Second, the lack of technical expertise in monetary policy limits the ability of most committee members to hold the Fed to account on its details. In the words of former Fed Vice-Chair Alice Rivlin, “Most of them don’t have a very keen grasp of monetary policy. They think it is something sort of mysterious and they don’t want to sound stupid so they don’t take it on”, and Poole notes that members do not engage the Fed chairman on monetary policy, “because they do not want to risk asking a question that will prove to be deeply embarrassing, revealing that they don’t know anything of what they are talking about.” Members of Congress characterize their limited expertise and its effect somewhat differently. According to former Congressman Gresham Barratt “you just don’t have the brain power or the time”, and former Senator Evan Bayh remarks that, “you get stretched very thin because the issues you have to deal with are many and are complex, and you don’t have enough time or enough staff support to get into great detail in all of them. It is just not humanly possible.”
Third, the extreme transparency (sometimes described as a “media circus”) of the monetary policy oversight hearings creates an incentive for committee members to “grandstand”, rather than engage the Fed chairman in substantive deliberation. Speaking to one’s constituents via the television cameras may be a way to reflect the concerns of the public, but it creates something of a “revolving door” effect. Gresham Barratt aptly describes the process as: “Getting the attention of the chairman, asking your little question, and then you are gone; because you are playing to the cameras, you want to make sure constituents back home [say] ‘There is Gresham, I saw you.’”
Finally, the membership size of the House and Senate banking committees inhibits deliberation, particularly in the House Financial Services Committee, with over 70 members. Observers note that because there is not enough time for all committee members to ask questions, many decide not to attend at all and instead merely read the transcript after the hearing. Indeed the committee itself is sometimes perceived as serving as a “cash cow”, with individuals seeking membership in order to enhance their campaign funding.
In short, engagement by congressional committee members falls woefully short. Congress is at best a limited institution for holding monetary policy makers to account.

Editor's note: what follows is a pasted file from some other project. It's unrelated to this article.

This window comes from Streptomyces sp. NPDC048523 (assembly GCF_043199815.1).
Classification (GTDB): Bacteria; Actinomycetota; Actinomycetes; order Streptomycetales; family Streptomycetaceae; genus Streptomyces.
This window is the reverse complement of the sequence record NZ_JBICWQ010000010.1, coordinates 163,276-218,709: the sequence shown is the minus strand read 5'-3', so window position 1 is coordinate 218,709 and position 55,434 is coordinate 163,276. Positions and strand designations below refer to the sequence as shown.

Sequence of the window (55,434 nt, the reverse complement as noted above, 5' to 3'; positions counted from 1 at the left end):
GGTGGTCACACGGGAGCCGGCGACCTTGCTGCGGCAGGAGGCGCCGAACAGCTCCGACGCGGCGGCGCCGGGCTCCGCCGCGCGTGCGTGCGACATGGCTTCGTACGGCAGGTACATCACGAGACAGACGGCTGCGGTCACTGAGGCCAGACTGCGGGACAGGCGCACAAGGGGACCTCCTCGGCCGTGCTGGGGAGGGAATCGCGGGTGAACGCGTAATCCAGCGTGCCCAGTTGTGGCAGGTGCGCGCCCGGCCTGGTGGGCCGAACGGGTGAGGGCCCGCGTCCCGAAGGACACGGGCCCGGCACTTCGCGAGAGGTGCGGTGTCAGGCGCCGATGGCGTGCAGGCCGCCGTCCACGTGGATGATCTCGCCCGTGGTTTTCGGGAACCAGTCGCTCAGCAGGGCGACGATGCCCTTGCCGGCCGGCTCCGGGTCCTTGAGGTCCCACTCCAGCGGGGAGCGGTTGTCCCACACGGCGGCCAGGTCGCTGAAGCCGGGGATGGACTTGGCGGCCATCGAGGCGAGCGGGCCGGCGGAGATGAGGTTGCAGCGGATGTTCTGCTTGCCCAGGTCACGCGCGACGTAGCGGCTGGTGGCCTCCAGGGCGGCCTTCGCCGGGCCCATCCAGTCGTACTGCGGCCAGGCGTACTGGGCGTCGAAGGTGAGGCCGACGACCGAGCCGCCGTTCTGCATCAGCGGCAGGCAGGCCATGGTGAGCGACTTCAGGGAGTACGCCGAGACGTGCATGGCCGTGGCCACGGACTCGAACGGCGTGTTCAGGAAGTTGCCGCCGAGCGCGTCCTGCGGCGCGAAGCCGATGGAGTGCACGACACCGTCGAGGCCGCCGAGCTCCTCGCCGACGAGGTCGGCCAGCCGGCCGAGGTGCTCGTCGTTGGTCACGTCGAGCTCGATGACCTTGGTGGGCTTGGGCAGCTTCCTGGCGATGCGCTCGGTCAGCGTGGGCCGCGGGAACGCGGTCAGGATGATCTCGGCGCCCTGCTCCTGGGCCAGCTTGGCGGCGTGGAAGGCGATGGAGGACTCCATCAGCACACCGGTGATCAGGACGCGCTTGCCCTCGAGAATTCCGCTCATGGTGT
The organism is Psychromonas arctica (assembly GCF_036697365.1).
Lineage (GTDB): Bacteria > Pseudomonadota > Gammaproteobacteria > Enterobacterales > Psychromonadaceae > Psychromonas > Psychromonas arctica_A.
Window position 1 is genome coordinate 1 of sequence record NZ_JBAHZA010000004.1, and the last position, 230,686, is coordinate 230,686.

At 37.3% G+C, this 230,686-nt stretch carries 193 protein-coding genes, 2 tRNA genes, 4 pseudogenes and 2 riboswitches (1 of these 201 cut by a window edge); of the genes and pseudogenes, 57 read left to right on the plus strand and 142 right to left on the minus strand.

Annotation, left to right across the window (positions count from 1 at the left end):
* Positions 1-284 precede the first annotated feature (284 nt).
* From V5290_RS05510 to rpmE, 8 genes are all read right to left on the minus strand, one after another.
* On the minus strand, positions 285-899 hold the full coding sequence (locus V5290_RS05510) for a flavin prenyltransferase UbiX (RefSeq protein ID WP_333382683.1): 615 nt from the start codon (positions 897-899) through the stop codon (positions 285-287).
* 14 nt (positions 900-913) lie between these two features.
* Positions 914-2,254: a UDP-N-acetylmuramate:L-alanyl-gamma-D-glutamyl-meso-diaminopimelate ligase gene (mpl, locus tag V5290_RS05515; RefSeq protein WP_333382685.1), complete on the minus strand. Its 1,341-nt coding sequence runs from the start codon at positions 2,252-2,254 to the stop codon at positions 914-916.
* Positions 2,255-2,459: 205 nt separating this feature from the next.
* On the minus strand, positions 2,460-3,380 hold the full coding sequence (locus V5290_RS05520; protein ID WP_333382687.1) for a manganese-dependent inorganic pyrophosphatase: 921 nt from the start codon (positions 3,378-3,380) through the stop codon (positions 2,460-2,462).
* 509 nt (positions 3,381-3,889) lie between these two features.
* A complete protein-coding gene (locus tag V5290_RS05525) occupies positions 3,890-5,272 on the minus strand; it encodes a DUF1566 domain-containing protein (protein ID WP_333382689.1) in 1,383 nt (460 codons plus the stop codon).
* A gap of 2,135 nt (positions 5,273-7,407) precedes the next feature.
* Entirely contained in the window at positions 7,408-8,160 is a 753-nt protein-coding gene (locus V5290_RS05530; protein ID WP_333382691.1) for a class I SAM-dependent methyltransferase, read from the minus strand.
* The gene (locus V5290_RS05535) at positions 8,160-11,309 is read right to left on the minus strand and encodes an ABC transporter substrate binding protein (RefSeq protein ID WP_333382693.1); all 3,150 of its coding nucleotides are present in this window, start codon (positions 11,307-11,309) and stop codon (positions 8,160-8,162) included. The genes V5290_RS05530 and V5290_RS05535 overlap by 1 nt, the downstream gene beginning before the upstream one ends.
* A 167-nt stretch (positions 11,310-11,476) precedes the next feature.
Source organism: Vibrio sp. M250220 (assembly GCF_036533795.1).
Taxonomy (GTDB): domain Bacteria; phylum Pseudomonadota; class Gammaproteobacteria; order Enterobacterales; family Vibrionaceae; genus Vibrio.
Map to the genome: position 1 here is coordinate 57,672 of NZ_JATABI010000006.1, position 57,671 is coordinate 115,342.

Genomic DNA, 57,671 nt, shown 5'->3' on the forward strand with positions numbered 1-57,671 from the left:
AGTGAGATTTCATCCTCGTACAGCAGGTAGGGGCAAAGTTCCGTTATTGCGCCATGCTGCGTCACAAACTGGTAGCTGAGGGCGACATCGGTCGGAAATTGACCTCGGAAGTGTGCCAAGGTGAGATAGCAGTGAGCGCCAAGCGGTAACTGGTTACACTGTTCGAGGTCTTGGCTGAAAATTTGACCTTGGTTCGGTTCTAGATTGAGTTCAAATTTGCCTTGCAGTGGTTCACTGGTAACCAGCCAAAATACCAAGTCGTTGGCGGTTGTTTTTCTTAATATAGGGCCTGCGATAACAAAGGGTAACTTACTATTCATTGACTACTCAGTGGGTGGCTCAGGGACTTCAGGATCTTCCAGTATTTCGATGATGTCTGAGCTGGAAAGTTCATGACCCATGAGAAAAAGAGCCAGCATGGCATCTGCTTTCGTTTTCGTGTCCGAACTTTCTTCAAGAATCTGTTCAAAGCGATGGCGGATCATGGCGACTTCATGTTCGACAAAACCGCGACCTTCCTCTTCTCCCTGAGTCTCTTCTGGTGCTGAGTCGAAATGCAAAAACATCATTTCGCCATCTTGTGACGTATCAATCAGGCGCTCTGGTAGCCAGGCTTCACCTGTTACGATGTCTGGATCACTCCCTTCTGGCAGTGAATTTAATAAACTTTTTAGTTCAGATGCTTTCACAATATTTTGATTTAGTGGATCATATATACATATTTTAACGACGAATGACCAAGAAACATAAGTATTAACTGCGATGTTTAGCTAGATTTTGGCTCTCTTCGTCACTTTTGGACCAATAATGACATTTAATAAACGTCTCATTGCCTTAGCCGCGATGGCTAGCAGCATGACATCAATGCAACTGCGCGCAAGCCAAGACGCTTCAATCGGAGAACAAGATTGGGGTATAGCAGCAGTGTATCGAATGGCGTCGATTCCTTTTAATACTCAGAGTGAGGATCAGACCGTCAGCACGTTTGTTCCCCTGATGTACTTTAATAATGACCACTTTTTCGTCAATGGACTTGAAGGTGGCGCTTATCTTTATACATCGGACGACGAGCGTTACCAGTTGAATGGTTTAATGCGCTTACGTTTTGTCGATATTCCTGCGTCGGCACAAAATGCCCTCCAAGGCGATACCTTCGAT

To illustrate these, Figure 1 below lists the ten thematic classes identified by the textual analysis in both the House and Senate banking committee hearings on monetary policy over a period from 1976 to 2008 (covering five different Fed chairmen). The symbols signify where Democrats, Republicans, Independents and the Fed Chairman are statistically significant in their focus on a particular theme, and the first four of these represent the “guts” of monetary policy discourse (inflation, output, labour markets and money growth/credit). With the exception of discussing jobs (mainly by Democrats), members of Congress do not engage with the Fed chairman on monetary policy.
Figure 1 – Summary of Major Hearing Themes and Significant Party and Federal Reserve Chairman Tags (1976-2008)
Does this lack of engagement matter? I argue that it certainly does, because effective congressional oversight should be an important contributor to maintaining the reputation and independence of the central bank. Without effective oversight, accountability becomes questionable, and the gap between we as citizen-voters and our governing institutions becomes wider.
This article is based on Cheryl Schonhardt-Bailey’s new book, Deliberating American Monetary Policy: A Textual Analysis (MIT Press, 2013).
Note: This article gives the views of the author, and not the position of USApp– American Politics and Policy, nor of the London School of Economics.
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About the author
Cheryl Schonhardt-Bailey – LSE Government Department
Cheryl Schonhardt-Bailey is a Reader in Political Science at the LSE and has published several articles and books on 19th century British trade policy. She has employed textual analysis software to examine legislative debates on abortion, and the rhetoric of US presidents (from Woodrow Wilson to Barack Obama). Her most recent book is Deliberating American Monetary Policy: A Textual Analysis (MIT Press, 2013) which provides a systematic examination of deliberation on monetary policy from 1976 to 2008.